This seminar series honors Juanita Greer White (1905-1997), in recognition of her status as a pioneer woman in science, and for her numerous contributions to the advancement of higher education in Nevada.

Below are the researchers who the school has honored as Juanita Greer White Distinguished Lecturers:

  • 2023: Edward DeLong, University of Hawaii, Manoa
  • 2022: Eric Wieschaus, Princeton University
  • 2020: Graham F. Hatfull, University of Pittsburgh
  • 2019: Hopi E. Hoekstra, Harvard University
  • 2018: Cassandra Extavour, Harvard University
  • 2017: Margaret McFall-Ngai, Univeristy of Hawaii at Manoa
  • 2016: Nancy Knowlton, Smithsonian National Museum of Natural History
  • 2015: Naomi Pierce, Harvard University
  • 2014: Mohamed Noor, Duke University
  • 2013: Evan DeLucia, University of Illinois, Urbana-Champaign
  • 2012: Paul Z. Myers, University of Minnesota, Morris
  • 2011: Erich Jarvis, Duke Medical Center
  • 2010: Lucy Shapiro, Stanford University
  • 2009: Steward T.A. Pickett, Cary Institute of Ecosystem Studies
  • 2008: Karl O. Stetter, Universität Regensburg, Germany
  • 2007: Jonathan B Losos, Harvard University
  • 2006: George N. Somero, Stanford University
  • 2005: William H. Schlesinger, Duke University
  • 2004: Andrew H. Knoll, Harvard University
  • 2003: Mimi A.R. Koehl, University of California, Berkeley
  • 2002: May R. Berenbaum, University of Illinois, Urbana-Champaign
  • 2001: Susan L. Lindquist, University of Chicago
  • 2000: Elisabeth S. Vrba, Yale University
  • 1999: Christopher R. Somerville, Carnegie Institution of Washington and Stanford University
  • 1998: F. Stuart Chapin III, University of California, Berkeley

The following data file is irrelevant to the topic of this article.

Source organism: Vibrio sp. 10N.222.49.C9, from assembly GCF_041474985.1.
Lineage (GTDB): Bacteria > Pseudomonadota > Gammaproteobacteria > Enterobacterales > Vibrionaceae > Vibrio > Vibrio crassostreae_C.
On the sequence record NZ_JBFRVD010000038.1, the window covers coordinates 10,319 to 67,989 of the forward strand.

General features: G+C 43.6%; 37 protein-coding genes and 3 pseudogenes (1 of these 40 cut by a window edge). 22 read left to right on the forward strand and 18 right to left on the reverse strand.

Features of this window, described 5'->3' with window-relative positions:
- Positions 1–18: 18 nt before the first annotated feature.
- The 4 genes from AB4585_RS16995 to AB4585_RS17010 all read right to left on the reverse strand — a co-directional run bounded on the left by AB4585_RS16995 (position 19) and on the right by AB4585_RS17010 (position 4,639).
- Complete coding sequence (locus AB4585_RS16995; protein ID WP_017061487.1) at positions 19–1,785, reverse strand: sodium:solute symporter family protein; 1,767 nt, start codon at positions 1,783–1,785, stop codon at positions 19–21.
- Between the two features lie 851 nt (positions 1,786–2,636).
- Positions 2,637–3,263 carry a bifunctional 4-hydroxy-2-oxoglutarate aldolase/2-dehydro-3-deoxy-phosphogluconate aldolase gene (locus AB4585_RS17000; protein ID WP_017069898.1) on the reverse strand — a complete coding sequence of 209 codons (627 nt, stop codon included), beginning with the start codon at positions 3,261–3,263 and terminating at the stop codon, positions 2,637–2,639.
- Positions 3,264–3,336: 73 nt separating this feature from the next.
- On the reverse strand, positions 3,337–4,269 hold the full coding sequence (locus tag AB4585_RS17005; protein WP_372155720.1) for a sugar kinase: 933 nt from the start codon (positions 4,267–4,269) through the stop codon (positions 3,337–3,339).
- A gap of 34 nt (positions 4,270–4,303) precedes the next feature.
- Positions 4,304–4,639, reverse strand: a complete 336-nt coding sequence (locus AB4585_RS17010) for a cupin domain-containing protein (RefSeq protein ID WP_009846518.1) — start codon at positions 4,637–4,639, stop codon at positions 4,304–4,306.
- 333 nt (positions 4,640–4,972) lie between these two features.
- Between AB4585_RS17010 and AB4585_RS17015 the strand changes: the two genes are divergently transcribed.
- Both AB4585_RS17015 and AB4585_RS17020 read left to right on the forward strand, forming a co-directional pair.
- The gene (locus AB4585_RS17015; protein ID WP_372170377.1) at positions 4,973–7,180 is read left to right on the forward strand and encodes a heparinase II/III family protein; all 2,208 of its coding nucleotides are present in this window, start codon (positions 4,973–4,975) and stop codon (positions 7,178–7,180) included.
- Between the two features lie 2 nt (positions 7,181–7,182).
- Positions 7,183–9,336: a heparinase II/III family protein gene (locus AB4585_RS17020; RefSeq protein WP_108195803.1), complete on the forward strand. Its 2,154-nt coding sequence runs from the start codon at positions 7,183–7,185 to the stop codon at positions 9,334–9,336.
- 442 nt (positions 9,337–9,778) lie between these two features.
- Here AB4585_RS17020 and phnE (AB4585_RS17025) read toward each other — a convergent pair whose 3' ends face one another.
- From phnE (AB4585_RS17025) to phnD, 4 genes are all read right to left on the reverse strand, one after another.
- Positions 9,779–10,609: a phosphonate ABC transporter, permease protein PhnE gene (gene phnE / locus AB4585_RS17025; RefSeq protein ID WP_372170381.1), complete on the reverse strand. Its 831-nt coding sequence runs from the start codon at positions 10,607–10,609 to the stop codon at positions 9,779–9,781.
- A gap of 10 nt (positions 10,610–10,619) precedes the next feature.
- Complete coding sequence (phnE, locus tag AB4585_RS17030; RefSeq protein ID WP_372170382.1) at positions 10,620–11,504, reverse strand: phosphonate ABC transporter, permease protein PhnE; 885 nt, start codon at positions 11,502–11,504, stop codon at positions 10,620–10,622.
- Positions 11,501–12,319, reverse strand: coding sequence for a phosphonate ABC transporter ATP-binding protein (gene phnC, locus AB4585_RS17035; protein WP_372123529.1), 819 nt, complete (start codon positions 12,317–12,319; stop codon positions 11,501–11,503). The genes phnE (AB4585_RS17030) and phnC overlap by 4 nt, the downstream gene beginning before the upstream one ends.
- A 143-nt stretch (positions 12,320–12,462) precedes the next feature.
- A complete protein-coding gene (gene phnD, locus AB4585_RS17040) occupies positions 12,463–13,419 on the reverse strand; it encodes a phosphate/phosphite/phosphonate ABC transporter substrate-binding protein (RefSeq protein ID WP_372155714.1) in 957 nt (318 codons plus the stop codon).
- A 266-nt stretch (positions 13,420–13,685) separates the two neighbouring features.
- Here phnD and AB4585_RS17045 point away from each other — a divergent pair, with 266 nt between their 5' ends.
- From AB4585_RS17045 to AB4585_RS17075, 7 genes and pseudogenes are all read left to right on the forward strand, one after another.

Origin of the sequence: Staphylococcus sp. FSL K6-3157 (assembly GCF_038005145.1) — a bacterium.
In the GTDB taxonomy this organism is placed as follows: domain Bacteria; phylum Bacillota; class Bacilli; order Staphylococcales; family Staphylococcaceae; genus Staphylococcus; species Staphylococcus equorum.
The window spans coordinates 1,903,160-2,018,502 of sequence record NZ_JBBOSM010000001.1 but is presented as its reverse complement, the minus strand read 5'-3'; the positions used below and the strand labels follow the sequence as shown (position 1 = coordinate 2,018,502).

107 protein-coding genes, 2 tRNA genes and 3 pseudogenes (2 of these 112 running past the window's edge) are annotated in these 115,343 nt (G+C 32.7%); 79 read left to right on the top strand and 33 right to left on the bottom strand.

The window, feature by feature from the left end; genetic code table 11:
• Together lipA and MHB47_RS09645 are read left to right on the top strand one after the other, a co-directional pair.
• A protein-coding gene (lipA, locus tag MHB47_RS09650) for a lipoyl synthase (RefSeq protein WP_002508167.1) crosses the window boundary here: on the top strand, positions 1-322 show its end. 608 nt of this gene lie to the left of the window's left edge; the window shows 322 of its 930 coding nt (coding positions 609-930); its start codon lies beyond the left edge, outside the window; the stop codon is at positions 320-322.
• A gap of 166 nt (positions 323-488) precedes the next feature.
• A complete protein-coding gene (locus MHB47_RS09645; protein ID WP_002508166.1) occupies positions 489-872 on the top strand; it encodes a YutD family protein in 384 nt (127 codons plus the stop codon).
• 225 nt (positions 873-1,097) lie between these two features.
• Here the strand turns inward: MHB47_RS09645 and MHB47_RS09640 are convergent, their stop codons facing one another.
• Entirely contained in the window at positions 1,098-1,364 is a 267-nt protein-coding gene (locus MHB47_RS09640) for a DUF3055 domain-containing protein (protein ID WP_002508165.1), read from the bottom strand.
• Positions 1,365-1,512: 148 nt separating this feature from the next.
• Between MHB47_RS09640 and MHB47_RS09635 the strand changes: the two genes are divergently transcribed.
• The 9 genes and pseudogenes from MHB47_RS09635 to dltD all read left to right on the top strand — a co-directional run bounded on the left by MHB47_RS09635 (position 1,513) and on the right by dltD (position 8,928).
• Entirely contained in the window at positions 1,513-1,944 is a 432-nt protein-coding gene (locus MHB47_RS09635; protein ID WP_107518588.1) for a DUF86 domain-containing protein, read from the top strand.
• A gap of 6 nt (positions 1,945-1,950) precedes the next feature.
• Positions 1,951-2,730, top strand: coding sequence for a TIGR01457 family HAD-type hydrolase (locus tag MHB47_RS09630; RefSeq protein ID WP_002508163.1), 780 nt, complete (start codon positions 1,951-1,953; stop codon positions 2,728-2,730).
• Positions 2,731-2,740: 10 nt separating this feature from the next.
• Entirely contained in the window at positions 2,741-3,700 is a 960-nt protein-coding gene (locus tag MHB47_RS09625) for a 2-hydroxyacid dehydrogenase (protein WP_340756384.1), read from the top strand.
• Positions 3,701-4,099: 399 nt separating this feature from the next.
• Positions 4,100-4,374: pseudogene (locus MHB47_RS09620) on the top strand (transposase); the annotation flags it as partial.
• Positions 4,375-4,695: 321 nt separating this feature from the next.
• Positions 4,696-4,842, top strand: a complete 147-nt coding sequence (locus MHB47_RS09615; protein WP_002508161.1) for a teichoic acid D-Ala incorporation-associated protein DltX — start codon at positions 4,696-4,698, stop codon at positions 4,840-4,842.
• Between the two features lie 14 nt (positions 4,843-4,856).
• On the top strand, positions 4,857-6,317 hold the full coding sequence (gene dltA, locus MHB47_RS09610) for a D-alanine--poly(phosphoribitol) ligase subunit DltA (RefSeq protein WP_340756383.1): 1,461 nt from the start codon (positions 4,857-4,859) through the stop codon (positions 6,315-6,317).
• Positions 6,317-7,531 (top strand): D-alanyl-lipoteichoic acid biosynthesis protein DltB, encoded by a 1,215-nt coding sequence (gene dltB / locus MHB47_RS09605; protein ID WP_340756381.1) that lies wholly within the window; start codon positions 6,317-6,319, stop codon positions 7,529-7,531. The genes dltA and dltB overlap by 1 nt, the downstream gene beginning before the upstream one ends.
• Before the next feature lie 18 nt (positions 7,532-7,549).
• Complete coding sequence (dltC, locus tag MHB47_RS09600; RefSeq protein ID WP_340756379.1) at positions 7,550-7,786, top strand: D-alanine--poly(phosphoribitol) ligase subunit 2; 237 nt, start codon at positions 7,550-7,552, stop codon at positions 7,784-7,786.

• 1997: Steven Vogel, Duke University
  • 1996: Barbara A. Block, Stanford University
  • 1995: Rita R. Colwell, University of Maryland Biotechnology Institute
  • 1994: Jared M. Diamond, University of California, Los Angeles
  • 1993: Lynn Margulis, University of Massachusetts, Amherst

About Juanita Greer White

Juanita Greer White

Juanita Greer White

Juanita Greer was born in Atlanta, Georgia, on Nov. 19, 1905. She received a Bachelor of Arts degree from Agnes Scott College, Georgia, in 1926, and, challenging the traditional boundaries for women at the time, earned a doctorate in physical chemistry from Johns Hopkins University in Baltimore, Maryland, in 1929.

After teaching and conducting research at various colleges and industrial laboratories in Virginia, New Jersey, New York, and Connecticut, White moved to Southern Nevada with her husband, Dr. Thomas S. White, in 1955. She immediately recognized the need to establish a center of higher education in the rapidly growing Las Vegas area. Her role as a charter member of the Nevada Southern University Land Foundation from 1966 to 1971 helped secure 300 acres for the UNLV campus.

White was twice elected to the Board of Regents of the University and Community College System of Nevada (now the Nevada System of Higher Education), and served in this body from 1963 to 1971. Her efforts facilitated the growth of Nevada Southern from an extension campus of the University of Nevada, Reno, to a four-year, degree-granting institution that in 1969 became the University of Nevada, Las Vegas. In addition, she helped to establish the University of Nevada School of Medicine at Reno in 1969. White’s passion for education also was evident by her service on the Western Interstate Commission for Higher Education from 1965 to 1971, and as president of the Nevada State Division of the American Association of University Women from 1963 to 1965. White was elected to the Assembly of the Nevada Legislature and served from 1971 to 1973. Bills and resolutions sponsored by White during her term in the Assembly included measures to improve public education in Nevada and promote the rights and recognition of women and minorities.

Juanita Greer White passed away on Sept. 18, 1997, in Boulder City, Nevada. She will be remembered as a pioneer of women in the sciences and a strong advocate of higher education who, through personal commitment and hard work, left an indelible mark on public education in Nevada.